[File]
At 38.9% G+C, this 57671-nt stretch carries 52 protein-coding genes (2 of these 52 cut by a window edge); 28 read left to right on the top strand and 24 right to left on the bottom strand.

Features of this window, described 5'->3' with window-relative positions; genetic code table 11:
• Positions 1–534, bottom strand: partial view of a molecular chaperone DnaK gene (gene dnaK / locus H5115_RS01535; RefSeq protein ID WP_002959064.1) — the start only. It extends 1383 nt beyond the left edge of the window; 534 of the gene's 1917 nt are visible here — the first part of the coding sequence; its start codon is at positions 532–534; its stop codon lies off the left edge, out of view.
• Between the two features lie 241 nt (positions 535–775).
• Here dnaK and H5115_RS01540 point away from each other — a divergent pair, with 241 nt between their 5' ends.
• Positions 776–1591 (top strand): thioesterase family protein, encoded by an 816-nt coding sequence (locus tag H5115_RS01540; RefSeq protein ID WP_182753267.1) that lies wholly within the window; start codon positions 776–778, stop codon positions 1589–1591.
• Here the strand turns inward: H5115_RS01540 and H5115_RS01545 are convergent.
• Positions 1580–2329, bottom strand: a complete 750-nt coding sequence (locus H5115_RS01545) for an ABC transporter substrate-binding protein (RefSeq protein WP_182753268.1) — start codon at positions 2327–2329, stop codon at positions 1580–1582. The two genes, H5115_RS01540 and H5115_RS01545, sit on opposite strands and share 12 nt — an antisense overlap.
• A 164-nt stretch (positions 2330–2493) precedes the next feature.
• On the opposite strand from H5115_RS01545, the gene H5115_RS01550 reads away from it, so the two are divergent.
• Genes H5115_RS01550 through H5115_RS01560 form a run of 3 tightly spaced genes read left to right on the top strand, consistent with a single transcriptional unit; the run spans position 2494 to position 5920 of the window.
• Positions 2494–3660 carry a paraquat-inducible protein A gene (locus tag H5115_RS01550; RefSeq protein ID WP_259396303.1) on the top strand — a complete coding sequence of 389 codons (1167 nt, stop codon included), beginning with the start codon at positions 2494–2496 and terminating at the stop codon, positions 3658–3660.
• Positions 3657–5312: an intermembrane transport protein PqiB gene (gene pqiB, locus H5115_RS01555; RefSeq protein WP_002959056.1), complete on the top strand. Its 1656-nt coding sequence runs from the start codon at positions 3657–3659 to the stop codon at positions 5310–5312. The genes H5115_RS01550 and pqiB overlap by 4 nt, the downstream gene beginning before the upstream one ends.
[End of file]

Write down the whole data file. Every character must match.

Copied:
At 38.9% G+C, this 57671-nt stretch carries 52 protein-coding genes (2 of these 52 cut by a window edge); 28 read left to right on the top strand and 24 right to left on the bottom strand.

Features of this window, described 5'->3' with window-relative positions; genetic code table 11:
• Positions 1–534, bottom strand: partial view of a molecular chaperone DnaK gene (gene dnaK / locus H5115_RS01535; RefSeq protein ID WP_002959064.1) — the start only. It extends 1383 nt beyond the left edge of the window; 534 of the gene's 1917 nt are visible here — the first part of the coding sequence; its start codon is at positions 532–534; its stop codon lies off the left edge, out of view.
• Between the two features lie 241 nt (positions 535–775).
• Here dnaK and H5115_RS01540 point away from each other — a divergent pair, with 241 nt between their 5' ends.
• Positions 776–1591 (top strand): thioesterase family protein, encoded by an 816-nt coding sequence (locus tag H5115_RS01540; RefSeq protein ID WP_182753267.1) that lies wholly within the window; start codon positions 776–778, stop codon positions 1589–1591.
• Here the strand turns inward: H5115_RS01540 and H5115_RS01545 are convergent.
• Positions 1580–2329, bottom strand: a complete 750-nt coding sequence (locus H5115_RS01545) for an ABC transporter substrate-binding protein (RefSeq protein WP_182753268.1) — start codon at positions 2327–2329, stop codon at positions 1580–1582. The two genes, H5115_RS01540 and H5115_RS01545, sit on opposite strands and share 12 nt — an antisense overlap.
• A 164-nt stretch (positions 2330–2493) precedes the next feature.
• On the opposite strand from H5115_RS01545, the gene H5115_RS01550 reads away from it, so the two are divergent.
• Genes H5115_RS01550 through H5115_RS01560 form a run of 3 tightly spaced genes read left to right on the top strand, consistent with a single transcriptional unit; the run spans position 2494 to position 5920 of the window.
• Positions 2494–3660 carry a paraquat-inducible protein A gene (locus tag H5115_RS01550; RefSeq protein ID WP_259396303.1) on the top strand — a complete coding sequence of 389 codons (1167 nt, stop codon included), beginning with the start codon at positions 2494–2496 and terminating at the stop codon, positions 3658–3660.
• Positions 3657–5312: an intermembrane transport protein PqiB gene (gene pqiB, locus H5115_RS01555; RefSeq protein WP_002959056.1), complete on the top strand. Its 1656-nt coding sequence runs from the start codon at positions 3657–3659 to the stop codon at positions 5310–5312. The genes H5115_RS01550 and pqiB overlap by 4 nt, the downstream gene beginning before the upstream one ends.